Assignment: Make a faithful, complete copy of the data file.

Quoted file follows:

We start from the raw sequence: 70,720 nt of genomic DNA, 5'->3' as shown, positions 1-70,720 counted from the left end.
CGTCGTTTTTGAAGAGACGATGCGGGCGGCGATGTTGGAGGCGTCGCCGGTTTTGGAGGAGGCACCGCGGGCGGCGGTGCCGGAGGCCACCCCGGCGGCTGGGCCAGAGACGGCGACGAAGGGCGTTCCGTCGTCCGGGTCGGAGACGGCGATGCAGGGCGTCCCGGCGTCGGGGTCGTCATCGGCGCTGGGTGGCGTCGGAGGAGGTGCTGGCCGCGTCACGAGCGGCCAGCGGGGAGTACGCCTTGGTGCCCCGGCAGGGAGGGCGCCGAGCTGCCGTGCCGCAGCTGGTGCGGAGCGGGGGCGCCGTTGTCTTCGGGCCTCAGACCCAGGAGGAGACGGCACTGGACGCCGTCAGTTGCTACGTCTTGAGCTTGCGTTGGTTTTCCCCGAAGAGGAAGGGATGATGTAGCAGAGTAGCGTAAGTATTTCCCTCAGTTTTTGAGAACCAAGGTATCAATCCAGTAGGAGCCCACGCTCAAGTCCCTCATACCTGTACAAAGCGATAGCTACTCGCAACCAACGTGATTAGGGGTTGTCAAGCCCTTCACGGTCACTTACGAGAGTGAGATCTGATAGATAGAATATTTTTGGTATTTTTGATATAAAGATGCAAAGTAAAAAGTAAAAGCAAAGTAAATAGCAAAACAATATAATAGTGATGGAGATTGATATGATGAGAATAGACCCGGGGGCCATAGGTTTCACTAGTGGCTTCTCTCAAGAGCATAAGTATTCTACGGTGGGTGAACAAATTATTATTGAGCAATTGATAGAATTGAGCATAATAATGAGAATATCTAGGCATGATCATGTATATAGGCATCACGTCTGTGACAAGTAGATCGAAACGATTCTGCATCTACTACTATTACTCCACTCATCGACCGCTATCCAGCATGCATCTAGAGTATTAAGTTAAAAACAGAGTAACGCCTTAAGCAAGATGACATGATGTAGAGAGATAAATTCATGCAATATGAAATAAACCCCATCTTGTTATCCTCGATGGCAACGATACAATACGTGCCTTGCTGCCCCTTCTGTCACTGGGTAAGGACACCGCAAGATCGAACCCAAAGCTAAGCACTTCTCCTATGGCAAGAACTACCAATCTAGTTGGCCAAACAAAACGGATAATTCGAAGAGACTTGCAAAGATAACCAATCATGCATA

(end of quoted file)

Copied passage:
We start from the raw sequence: 70,720 nt of genomic DNA, 5'->3' as shown, positions 1-70,720 counted from the left end.
CGTCGTTTTTGAAGAGACGATGCGGGCGGCGATGTTGGAGGCGTCGCCGGTTTTGGAGGAGGCACCGCGGGCGGCGGTGCCGGAGGCCACCCCGGCGGCTGGGCCAGAGACGGCGACGAAGGGCGTTCCGTCGTCCGGGTCGGAGACGGCGATGCAGGGCGTCCCGGCGTCGGGGTCGTCATCGGCGCTGGGTGGCGTCGGAGGAGGTGCTGGCCGCGTCACGAGCGGCCAGCGGGGAGTACGCCTTGGTGCCCCGGCAGGGAGGGCGCCGAGCTGCCGTGCCGCAGCTGGTGCGGAGCGGGGGCGCCGTTGTCTTCGGGCCTCAGACCCAGGAGGAGACGGCACTGGACGCCGTCAGTTGCTACGTCTTGAGCTTGCGTTGGTTTTCCCCGAAGAGGAAGGGATGATGTAGCAGAGTAGCGTAAGTATTTCCCTCAGTTTTTGAGAACCAAGGTATCAATCCAGTAGGAGCCCACGCTCAAGTCCCTCATACCTGTACAAAGCGATAGCTACTCGCAACCAACGTGATTAGGGGTTGTCAAGCCCTTCACGGTCACTTACGAGAGTGAGATCTGATAGATAGAATATTTTTGGTATTTTTGATATAAAGATGCAAAGTAAAAAGTAAAAGCAAAGTAAATAGCAAAACAATATAATAGTGATGGAGATTGATATGATGAGAATAGACCCGGGGGCCATAGGTTTCACTAGTGGCTTCTCTCAAGAGCATAAGTATTCTACGGTGGGTGAACAAATTATTATTGAGCAATTGATAGAATTGAGCATAATAATGAGAATATCTAGGCATGATCATGTATATAGGCATCACGTCTGTGACAAGTAGATCGAAACGATTCTGCATCTACTACTATTACTCCACTCATCGACCGCTATCCAGCATGCATCTAGAGTATTAAGTTAAAAACAGAGTAACGCCTTAAGCAAGATGACATGATGTAGAGAGATAAATTCATGCAATATGAAATAAACCCCATCTTGTTATCCTCGATGGCAACGATACAATACGTGCCTTGCTGCCCCTTCTGTCACTGGGTAAGGACACCGCAAGATCGAACCCAAAGCTAAGCACTTCTCCTATGGCAAGAACTACCAATCTAGTTGGCCAAACAAAACGGATAATTCGAAGAGACTTGCAAAGATAACCAATCATGCATA